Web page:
2. “SRK – The Next Bachchan” discusses why SRK is compared to Mr. Bachchan when Salman Khan or Aamir Khan or Hrithik Roshan is no less talented or successful. Nothing has given me more satisfaction than cracking this.

3. What comes to mind first when someone mentions Shah Rukh Khan? Good actor? Richest actor? King of Romance? Successful entrepreneur? Perfect life with happy family and great career? Excellent orator? Arrogant and snob? This is what I have tried to understand in a chapter called “Perception” to discuss how people react to SRK and how his PR works wonderfully to achieve those reactions. The chapter also helps in addressing some of his controversies.


Excerpt of the book – (Used with permission from the Author)

Power of a Common Man : Connecting with Consumers the SRK Way

Chapter 5 : EVOLUTION OF INDIAN CINEMA – The Industry Before SRK

Politics and cinema have an intricate connection in our country. Relations between the two institutions have evolved from time to time in the post- Independence era when cinema has been a very powerful medium for the popular expression of India’s political identity. This section analyses the historical impact of politics as an evolutionary catalyst for the products of the Indian Film Industry.

Pre- Independence : During the pre-independence period, Indian cinema did not directly contribute to the struggle for freedom for fear of being censored. But the ideas of freedom continued to be expressed indirectly through religious and historical cinema.

1947-65 : The newly won freedom from the British rule had ushered in an era of faith and optimism, marked by expectations that old promises would be fulfilled and new changes would bring about prosperity, equality and better life for the common people. This romanticism reflected clearly in contemporary cinema.

1965-70 : The mid-1960’s were a short but distinct era of matured romance, when grey shades in society started reflecting in cinema and there was a shift from the earlier idealism. This phase lasted for less than a decade. While the movies in earlier years spoke about sustainability, this era stood for security! In the same period, there was another genre of films with radically stylish heroes, best projected by Shammi Kapoor.

1970’s : Hope began turning into despair by the early 70s. The middle class, who had sacrificed much during the freedom struggle in the hope of a better tomorrow suffered a great deal. It was this era that witnessed the birth of the biggest phenomena of Indian cinema, Mr. Amitabh Bachchan, with his ‘Angry Young Man’ image. He voiced the true sentiments of the ‘janta’. Not everybody could choose or embrace the violent route to fixing things, but via Bachchan, they vicariously lived the joy of bashing away the ills that irked them day in and day out.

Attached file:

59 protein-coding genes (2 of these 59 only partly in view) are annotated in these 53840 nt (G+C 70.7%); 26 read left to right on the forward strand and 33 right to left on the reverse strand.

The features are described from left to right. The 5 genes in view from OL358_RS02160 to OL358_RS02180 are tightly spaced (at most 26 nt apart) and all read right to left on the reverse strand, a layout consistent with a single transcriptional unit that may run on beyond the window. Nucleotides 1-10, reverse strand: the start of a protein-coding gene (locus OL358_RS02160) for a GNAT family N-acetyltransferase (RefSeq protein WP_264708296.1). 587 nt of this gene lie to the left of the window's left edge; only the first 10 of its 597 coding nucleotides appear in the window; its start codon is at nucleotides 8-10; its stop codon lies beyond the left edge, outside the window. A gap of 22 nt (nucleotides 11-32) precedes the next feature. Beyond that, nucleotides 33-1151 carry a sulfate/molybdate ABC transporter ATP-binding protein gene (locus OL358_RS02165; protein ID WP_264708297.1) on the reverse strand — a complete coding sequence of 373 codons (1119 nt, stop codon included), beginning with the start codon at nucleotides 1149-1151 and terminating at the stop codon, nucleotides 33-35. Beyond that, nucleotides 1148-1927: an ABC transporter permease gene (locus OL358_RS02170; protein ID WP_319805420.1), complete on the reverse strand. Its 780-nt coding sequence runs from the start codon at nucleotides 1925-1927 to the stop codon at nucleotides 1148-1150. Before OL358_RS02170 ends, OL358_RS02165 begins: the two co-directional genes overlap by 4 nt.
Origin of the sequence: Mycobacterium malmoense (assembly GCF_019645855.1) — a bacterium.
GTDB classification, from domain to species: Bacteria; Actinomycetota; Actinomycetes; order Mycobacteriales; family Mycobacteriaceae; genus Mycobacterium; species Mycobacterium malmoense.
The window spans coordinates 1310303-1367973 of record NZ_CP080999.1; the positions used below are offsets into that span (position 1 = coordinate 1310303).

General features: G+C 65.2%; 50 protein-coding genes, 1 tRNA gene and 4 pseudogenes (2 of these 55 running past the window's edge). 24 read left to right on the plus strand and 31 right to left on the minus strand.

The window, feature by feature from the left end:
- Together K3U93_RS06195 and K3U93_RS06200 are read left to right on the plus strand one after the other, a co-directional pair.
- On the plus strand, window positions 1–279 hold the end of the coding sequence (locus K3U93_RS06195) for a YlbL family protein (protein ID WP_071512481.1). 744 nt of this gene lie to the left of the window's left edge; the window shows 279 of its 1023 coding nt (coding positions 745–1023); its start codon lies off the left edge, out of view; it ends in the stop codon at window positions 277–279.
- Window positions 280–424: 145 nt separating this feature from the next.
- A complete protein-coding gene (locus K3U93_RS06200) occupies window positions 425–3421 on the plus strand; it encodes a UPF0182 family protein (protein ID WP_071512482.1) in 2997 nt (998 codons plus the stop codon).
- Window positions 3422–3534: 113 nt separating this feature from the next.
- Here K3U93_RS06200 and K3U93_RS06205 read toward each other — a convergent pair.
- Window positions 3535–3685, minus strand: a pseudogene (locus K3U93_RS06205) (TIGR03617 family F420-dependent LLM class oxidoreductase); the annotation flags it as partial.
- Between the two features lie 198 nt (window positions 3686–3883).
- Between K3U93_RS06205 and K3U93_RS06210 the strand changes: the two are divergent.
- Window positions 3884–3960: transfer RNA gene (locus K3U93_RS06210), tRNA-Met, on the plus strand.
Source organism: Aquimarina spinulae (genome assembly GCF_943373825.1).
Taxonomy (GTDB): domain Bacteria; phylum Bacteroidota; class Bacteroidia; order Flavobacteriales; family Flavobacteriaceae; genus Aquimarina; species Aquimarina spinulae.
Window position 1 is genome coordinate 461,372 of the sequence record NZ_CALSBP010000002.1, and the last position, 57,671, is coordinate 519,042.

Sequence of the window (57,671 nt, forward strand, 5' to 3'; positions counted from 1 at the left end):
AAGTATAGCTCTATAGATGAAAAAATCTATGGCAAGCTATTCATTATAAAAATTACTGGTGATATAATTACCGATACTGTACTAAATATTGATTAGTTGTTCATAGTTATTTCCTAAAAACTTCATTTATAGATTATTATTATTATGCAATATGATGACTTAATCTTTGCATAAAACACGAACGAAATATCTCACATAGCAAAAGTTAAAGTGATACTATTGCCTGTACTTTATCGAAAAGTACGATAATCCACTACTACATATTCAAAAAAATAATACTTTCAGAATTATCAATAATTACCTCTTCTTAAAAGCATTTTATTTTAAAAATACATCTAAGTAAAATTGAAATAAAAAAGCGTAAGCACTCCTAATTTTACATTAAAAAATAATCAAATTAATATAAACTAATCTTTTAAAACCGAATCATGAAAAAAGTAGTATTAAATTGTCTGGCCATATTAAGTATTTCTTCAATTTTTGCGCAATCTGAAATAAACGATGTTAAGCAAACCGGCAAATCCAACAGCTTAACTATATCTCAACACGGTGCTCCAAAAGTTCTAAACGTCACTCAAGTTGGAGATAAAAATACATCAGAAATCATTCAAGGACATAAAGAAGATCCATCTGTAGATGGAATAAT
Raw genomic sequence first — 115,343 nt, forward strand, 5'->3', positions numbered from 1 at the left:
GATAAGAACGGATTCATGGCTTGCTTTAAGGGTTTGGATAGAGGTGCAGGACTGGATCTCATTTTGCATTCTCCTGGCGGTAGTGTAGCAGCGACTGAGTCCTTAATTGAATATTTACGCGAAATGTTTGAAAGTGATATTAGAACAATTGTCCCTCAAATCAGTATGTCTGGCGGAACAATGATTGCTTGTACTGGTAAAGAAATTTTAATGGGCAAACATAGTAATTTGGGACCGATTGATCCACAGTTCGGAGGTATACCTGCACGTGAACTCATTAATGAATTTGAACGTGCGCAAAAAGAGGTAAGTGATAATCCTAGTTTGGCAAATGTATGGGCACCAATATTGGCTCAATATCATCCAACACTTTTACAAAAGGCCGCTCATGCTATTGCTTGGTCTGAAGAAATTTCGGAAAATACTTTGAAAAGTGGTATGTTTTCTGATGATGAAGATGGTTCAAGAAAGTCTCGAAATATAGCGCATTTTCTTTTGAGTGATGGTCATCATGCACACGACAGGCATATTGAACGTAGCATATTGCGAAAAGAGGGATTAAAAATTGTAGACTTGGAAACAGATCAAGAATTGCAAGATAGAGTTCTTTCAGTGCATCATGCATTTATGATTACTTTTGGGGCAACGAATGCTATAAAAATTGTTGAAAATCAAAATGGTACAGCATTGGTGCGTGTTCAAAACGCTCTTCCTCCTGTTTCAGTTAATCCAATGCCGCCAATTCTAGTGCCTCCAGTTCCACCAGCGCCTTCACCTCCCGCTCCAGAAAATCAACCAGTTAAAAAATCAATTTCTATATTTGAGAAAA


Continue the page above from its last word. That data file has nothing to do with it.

1980’s : The ‘80s are considered to be the darkest era of Indian cinema. This was a period of confused transition, where fun and entertainment were expressed through weird fantasies. The romance of the 1960’s was replaced by sex and violence. Indira Gandhi’s reign motivated women’s empowerment to a considerable extent. Women were increasingly gaining strength in the scripts and acting as vigilantes who avenged crimes against themselves and society. Hema Malini, Sridevi, Rekha, and others often represented the fearless woman of substance, who ran the family and worked with the police with a mission to eradicate evils from society.

1990’s : The transient 1980’s glided into the 1990’s and films became more and more oriented towards the new economic policies. The 1990’s saw the meteoric rise of Shah Rukh Khan. Right from the beginning, Khan displayed the qualities of an entrepreneur along with those of an actor. The liberalization and globalisation scene appealed to his business brain and he seized each and every opportunity that came his way to garner best returns out of it.

Post 2000 : Indian cinema found global mass appeal at the turn of the 21st century. As the world became a global village, the industry reached out further to international audiences in an organized way.

 – By Priyanka Jain